4. Adding glue and "pinching" the mesh

4. Adding glue and "pinching" the mesh

4. After I threaded. I “pinch” the mesh around the wire fingers, so that the mesh sort of falls in the half-way point of the finger. This is so that when I add Magic Sculpt, the membrane will look more realistic, like the membrane is really attached to the middle bone like a bat. I also run a little superglue along the finger, kick it with some Zip Kicker to cure instantly, to hold the mesh in place for the next step.

5. Adding Magic Sculpt to the mesh

5. Adding Magic Sculpt to the mesh

5. The last part of preparing the wing for clay/sculpey/wax is to further strengthen the membrane. Here I have pressed bits of Magic Sculpt into the wire, as thin as possible, to create the membrane foundation. I used disposable vinyl gloves for this, and dip my fingers in water, sometimes dipping the chunks of Magic Sculpt into the water directly. This softens it, almost like a slurry, and helps spread it out a bit more easily.

I will let this all harden overnight, and begin adding super sculpey or wax (I still don’t know what I’ll use, I have to see if I have enough wax left to do this.

I’ll add more pics in the next week of the detailing process.

1 Comments

Oct

21

World of Warcraft sculpture: Illidan

Illidan

My first major sculpt that I have been working on is Illidan (above), a character from World of Warcraft. In fact, this is only the second thing I have sculpted and it’s a doozy. I have only recently started to sculpt (around the beginning of 2008) and I wonder if I’m crazy taking on such an ambitious project so soon. If I had thought it through, I would of done something very very simple.

But I didn’t.

Take my advice, when you are just starting out, sculpt simple things to learn the material, then work on balance, anatomy, etc.

About the project

I started this project using ProClay. I heard about it on a forum and was drawn to it because of its high-wax content, and hardness. I want a lot of detail in the project, and Sculpey didn’t click with me at first (although, I did use it on the wings and will start using it more in the future). The ProClay wasn’t hard enough for my liking, and I decided to switch to wax. I built my own wax pen (that’s another post) and read about FUSE, an amazing wax from Willow Products. I bought a bunch and that’s what I am using for the upper half of the body. I am trying Gary’s Zen wax next (his latest and hardest wax).

Last weekend, I took the sculpt I had roughed in with ProClay and started to make wastemolds with OOMO30 and alginate. I poured the wax and started to key the arms and now I am working on adding details (more posts to come. It has been a long road, but I’m less than halfway done, all things considered. I have re-sculpted every part of Illidan at least twice. I sculpt, figure out what is wrong with the pose, form, anatomy etc, and then basically start from scratch.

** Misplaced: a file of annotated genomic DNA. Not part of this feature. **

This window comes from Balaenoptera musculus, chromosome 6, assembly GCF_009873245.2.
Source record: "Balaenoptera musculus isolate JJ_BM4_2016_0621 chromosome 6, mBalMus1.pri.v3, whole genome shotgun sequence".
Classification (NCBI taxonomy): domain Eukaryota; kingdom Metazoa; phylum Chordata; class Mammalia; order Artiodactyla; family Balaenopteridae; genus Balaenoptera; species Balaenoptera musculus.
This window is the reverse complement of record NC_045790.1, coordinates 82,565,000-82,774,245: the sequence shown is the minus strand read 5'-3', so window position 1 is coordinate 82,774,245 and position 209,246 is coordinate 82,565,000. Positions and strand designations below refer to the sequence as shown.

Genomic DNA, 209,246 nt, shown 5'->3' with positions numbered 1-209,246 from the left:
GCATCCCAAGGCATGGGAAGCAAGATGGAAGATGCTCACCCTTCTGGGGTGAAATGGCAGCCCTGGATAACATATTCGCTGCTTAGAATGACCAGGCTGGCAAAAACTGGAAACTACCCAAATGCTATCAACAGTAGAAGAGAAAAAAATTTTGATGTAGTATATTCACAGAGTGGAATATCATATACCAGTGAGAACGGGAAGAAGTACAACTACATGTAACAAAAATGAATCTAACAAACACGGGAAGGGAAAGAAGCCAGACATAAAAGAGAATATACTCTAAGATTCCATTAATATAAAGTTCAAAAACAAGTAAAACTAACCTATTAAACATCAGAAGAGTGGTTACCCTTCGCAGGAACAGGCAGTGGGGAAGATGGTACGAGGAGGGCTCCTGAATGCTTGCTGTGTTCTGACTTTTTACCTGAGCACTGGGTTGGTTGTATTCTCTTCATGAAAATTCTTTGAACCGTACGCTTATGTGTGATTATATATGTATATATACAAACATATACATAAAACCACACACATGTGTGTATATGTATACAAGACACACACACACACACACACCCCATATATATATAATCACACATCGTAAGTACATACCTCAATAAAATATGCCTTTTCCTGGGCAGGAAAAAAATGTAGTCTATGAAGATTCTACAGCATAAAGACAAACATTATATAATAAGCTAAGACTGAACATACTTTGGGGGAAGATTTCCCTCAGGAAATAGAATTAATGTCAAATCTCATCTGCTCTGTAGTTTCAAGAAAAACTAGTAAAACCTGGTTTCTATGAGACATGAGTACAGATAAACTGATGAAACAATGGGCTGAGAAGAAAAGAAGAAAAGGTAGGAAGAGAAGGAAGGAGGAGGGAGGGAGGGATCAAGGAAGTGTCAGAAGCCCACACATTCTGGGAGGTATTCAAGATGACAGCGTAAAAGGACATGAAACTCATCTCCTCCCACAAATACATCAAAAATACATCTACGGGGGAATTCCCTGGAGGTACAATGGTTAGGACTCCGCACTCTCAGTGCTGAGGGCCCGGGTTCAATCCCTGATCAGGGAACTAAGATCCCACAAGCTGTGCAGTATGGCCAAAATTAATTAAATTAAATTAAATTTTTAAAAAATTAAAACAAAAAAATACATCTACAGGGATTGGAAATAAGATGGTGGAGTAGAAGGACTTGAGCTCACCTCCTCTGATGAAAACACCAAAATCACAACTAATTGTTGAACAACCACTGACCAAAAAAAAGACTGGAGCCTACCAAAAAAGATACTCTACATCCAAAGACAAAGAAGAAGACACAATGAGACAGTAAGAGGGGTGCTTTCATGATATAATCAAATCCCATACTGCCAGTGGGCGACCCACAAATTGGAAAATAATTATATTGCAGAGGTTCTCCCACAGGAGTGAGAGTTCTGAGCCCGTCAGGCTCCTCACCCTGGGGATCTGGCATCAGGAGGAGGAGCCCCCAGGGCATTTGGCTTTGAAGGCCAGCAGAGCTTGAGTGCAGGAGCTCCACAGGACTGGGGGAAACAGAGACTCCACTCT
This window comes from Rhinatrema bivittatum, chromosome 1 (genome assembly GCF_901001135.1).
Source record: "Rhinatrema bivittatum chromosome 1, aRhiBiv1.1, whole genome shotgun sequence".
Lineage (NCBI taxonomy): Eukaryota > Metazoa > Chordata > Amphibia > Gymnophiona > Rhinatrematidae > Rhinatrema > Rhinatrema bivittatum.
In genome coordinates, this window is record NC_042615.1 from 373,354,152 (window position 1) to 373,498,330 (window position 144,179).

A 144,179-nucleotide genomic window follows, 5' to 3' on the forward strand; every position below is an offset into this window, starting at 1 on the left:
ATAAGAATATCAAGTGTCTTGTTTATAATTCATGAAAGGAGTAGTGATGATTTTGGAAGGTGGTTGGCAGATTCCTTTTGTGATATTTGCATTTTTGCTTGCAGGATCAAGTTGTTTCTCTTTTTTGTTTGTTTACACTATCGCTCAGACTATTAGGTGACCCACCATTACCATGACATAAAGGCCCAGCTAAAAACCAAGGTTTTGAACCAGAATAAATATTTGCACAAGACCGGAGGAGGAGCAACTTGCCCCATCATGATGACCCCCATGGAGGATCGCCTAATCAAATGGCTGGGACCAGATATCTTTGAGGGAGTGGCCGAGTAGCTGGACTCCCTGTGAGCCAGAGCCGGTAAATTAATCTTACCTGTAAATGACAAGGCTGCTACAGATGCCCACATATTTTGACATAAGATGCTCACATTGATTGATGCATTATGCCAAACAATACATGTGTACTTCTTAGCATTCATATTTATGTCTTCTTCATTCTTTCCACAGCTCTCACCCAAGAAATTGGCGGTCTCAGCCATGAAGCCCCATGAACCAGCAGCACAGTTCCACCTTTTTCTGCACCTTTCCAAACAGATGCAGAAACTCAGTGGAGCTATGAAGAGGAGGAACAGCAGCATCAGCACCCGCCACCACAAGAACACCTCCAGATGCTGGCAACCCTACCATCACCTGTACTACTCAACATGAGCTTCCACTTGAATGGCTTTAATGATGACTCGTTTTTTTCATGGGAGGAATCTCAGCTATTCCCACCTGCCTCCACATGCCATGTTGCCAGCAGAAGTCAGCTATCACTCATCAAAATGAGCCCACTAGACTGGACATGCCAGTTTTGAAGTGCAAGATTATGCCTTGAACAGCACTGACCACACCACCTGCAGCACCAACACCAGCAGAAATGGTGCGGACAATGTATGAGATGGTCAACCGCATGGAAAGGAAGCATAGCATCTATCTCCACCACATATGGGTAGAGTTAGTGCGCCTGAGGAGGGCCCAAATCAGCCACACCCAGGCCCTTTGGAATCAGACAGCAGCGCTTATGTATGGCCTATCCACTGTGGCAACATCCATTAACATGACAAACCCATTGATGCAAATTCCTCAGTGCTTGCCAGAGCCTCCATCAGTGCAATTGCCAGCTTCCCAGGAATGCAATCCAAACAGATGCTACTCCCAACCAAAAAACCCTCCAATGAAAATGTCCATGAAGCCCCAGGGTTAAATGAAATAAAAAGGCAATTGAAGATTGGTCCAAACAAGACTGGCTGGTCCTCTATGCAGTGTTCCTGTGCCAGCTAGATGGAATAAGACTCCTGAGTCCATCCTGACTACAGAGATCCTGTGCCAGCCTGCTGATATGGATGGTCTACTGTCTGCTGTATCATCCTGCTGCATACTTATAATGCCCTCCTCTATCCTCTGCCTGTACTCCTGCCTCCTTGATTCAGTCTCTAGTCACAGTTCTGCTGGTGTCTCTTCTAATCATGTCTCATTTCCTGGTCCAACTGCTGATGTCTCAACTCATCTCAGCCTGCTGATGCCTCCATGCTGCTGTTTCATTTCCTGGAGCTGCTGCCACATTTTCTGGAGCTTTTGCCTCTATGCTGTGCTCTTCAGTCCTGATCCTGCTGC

Here are some pics on the construction of the wings:

I use apoxie sculpt to make the “arms” of the wings. I used wire to make the “fingers” of the wings and put them in the apoxie before it hardened. I then took thin wire mesh and threaded the mesh through the wire fingers, and cut it to shape the membrane. (I don’t have a pic of this process, so I will take a pic when I do the other one.) I cut the mesh to fit, and then pushed a thin layer of apoxie sculpt into the mesh to form the membrane.

After that hardened, I put a layer of Firm Super Sculpey over that so that I could add detail. I know of some sculptors that actually do the detail in the apoxie as it hardens, but my skills aren’t up to that level yet.

After I had most of the details done, I baked the wing, and then took a dremel tool with a cutting bit and drilled into the wing to form ragged holes. I also used the dremel tool to make the edges of the wings look more tattered as well.

Now that it is baked, I’m going back with mores sculpey to add spikes, fix some cracks and add more detail. I use a heatgun to bake the new sculpey.

Now I have another issue. Do I go through the hassle (and money) of making a mold of the wing, pouring in wax, let it harden, and then warm the wax under hot water and try to reshape the wing to bend the other way? Or make the right wing from scratch, as I did the first.

Thoughts?

2 Comments